Tax troubles


by Dr Manzur Ejaz, USA

Courtesy:, September 29th, 2009

With taxable classes not paying, indirect taxes have been used to skim people who are least capable of paying anything to the government. Even then, the gap remains wide and ruling elites travel the world to beg, borrow, steal or blackmail.

Imagine: Fairfax County of Virginia, the second richest county in the US, is soon going to shut down its entire public school system. The county government has warned of water shortages and sewage blockages, and streetlights may have to be removed from roads and parks. Road repairs are also being put off permanently and electricity companies have issued a warning that there may be a disruption in supply due to failings in the rest of the infrastructure.

Such drastic actions had to be taken because the citizens have refused to pay property taxes, water and sewerage charges. The sales and various indirect taxes currently collected hardly pay the salaries of county employees. Federal resources are mostly consumed by the defence and security forces. Therefore, Fairfax County may begin rapidly deteriorating and become like Pakistan or countries in that league.

Nothing of this sort has happened yet and Fairfax County remains one of the most desirable places to live. However, it can happen if people of this county start behaving like Pakistani households when it comes to paying taxes. It is sickening to see that not many people in the media and civil society talk about the real source of Pakistan’s economic woes and continue speculating if the Friends of Democratic Pakistan will underwrite Pakistan’s bills or whether some other donor agencies will come to the rescue.

During the last week I was asked over and over as to what amount the Friends of Pakistan would commit in their New York meeting. My response has been that even if they throw in a few billion dollars, will it solve Pakistan’s economic problems? Have billions of dollars in foreign aid and loans pulled Pakistan’s economy out of its ever-degenerating state? Everyone knows that the answer is an emphatic ‘no’.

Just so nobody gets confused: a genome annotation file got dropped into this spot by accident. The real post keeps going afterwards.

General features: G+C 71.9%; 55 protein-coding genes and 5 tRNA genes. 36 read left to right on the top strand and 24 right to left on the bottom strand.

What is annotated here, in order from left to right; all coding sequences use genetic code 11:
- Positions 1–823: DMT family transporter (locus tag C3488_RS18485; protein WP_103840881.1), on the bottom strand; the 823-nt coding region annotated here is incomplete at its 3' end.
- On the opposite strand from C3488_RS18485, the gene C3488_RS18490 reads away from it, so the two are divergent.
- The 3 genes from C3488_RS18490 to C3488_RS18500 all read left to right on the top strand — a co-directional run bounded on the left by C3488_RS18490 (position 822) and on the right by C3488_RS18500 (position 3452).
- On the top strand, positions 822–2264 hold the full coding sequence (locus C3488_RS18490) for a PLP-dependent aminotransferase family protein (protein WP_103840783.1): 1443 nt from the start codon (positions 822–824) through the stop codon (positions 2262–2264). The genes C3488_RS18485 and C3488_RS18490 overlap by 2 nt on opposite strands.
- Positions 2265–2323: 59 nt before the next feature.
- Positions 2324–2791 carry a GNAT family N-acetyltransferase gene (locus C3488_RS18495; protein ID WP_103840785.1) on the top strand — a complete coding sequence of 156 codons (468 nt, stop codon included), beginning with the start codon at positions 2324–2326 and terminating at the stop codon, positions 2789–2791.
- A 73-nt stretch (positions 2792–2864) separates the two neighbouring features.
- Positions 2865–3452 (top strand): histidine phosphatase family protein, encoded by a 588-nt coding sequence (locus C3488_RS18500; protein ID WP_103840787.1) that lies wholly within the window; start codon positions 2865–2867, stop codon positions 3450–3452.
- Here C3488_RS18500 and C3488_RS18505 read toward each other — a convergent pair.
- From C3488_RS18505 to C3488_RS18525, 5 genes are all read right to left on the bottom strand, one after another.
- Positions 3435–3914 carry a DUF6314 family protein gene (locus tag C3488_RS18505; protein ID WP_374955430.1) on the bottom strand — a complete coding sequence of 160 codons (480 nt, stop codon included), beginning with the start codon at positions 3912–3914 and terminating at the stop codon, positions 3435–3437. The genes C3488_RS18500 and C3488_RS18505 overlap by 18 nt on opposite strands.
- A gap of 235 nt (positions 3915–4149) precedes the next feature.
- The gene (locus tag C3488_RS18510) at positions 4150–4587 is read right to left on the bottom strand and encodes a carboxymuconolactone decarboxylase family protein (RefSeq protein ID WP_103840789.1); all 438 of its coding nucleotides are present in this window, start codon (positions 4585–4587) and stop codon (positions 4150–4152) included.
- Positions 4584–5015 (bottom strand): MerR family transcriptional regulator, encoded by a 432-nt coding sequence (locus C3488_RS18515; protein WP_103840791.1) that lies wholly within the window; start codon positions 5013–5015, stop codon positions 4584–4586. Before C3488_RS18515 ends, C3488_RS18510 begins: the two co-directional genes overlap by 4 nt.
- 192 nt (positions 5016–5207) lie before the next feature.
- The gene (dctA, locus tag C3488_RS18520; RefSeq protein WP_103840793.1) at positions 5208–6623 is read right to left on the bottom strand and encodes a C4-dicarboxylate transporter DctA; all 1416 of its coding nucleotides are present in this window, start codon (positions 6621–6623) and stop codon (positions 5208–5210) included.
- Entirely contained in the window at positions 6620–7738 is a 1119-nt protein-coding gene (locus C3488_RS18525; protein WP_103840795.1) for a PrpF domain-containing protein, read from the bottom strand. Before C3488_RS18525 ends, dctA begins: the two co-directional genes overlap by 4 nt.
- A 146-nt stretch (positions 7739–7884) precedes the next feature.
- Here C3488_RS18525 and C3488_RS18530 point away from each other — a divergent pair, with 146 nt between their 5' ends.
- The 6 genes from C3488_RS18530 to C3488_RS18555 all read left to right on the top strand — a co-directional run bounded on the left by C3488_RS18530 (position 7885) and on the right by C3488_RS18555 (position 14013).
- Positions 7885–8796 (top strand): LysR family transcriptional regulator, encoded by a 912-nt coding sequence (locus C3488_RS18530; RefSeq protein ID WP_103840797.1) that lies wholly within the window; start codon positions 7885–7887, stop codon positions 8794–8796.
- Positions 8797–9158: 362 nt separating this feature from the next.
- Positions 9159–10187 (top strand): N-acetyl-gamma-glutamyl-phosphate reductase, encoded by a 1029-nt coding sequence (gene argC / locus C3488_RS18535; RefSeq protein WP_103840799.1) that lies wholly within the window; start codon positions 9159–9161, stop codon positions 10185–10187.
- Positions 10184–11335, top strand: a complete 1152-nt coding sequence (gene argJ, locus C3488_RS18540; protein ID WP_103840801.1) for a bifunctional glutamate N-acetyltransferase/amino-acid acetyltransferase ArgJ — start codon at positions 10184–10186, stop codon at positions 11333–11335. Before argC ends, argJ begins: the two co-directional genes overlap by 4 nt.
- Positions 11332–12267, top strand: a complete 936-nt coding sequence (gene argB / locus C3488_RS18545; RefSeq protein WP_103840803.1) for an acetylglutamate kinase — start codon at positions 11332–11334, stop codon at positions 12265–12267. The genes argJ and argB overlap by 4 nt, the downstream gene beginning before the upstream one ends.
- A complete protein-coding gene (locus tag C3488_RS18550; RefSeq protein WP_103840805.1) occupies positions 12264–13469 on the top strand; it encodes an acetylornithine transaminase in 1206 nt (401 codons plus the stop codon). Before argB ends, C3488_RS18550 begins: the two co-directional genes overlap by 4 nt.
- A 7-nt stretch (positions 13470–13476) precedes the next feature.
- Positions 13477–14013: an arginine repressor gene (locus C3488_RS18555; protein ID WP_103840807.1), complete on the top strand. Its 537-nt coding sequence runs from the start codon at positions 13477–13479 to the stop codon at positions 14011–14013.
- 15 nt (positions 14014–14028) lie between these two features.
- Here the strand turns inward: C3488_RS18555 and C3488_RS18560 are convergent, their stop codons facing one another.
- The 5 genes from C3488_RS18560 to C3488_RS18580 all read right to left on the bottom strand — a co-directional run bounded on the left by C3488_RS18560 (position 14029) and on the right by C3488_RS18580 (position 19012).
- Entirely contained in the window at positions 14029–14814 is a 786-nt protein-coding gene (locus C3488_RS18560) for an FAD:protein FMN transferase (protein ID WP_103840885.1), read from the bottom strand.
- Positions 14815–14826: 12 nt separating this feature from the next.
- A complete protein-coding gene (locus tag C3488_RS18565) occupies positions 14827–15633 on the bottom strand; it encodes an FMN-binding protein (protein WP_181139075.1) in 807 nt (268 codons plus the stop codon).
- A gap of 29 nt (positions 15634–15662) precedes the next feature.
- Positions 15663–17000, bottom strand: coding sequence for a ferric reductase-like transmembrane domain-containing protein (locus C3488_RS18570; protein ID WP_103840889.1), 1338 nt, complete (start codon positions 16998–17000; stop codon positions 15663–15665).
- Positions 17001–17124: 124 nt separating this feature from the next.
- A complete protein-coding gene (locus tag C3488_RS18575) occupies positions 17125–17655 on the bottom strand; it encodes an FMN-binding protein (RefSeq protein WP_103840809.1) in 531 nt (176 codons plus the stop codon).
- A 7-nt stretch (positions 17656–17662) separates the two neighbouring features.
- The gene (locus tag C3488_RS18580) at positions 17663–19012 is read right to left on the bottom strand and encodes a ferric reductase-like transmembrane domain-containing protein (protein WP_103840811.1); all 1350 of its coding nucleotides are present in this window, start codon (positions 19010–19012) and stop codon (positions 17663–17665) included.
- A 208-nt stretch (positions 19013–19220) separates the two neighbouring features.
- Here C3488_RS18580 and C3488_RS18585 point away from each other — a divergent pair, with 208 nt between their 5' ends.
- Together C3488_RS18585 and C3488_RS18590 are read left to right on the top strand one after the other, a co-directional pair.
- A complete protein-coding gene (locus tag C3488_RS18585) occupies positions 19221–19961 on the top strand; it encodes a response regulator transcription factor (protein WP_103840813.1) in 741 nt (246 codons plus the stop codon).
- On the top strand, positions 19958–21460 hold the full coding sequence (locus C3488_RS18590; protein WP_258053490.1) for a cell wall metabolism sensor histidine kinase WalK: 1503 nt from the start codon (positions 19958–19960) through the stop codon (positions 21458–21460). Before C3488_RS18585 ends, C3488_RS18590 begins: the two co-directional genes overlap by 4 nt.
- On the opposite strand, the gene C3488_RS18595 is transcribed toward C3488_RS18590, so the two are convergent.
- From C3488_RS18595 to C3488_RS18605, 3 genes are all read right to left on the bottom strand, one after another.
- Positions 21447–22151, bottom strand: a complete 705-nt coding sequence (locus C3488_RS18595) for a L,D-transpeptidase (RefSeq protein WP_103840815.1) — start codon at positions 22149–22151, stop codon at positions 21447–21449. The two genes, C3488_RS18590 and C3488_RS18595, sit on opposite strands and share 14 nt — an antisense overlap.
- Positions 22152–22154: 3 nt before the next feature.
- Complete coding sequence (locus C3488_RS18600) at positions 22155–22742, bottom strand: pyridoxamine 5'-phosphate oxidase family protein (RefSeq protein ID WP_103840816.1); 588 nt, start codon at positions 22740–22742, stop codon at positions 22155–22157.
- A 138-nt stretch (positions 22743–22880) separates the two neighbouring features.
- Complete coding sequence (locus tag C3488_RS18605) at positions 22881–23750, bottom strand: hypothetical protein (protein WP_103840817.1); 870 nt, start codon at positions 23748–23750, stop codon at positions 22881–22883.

It does not take a genius to figure out that if the users of services of a city, county or country do not pay their due share, the services will cease to exist. All the services provided in Fairfax County are mostly paid by property and sales taxes and fees for different licenses or permits. The county does not seek foreign aid or any help from other counties. If users stop paying taxes, the entire structure of services will collapse. Lahore, Karachi or my village, Burjwala, are no different.

Pakistani households do not relate the supply of services to paying taxes. They equate taxes to government attempts at robbery, and provisions of basic services as the government’s duty. They never bother to consider how the government is going to provide services if no one pays for them.

The word ‘government’ is a kind of misnomer in this context. The people who constitute the government are no different from the rest of the citizenry. They are the worst when it comes to paying the taxes. As a matter of fact, they use their government power to avoid taxes. Therefore, the political class that rules the country in turns is no different from the common tax-avoiding businesses and individuals. In fact, due to such behaviour they have left themselves with no moral authority to cultivate a culture of tax paying and accountability.

With taxable classes not paying, indirect taxes have been used to skim people who are least capable of paying anything to the government. Even then, the gap remains wide and ruling elites travel the world to beg, borrow, steal or blackmail. Jihad in Afghanistan and then elimination of the Taliban and other jihadis were good ploys to extract foreign funds to fill revenue gaps.

But it is always temporary and cyclical. For some years, the United States and other rich nations pump in money to safeguard their specific interests and the economy seems to be moving. However, when these rich nations feel that Pakistan has lost its utility, the economy returns to shambles. The cycle continues with no end in sight; and will never end unless a system of tax collecting and accountability is not put in place. However, Pakistan’s current political class will not do the job. Therefore, a change of the entire political system needs to be on the agenda.

The writer can be reached at

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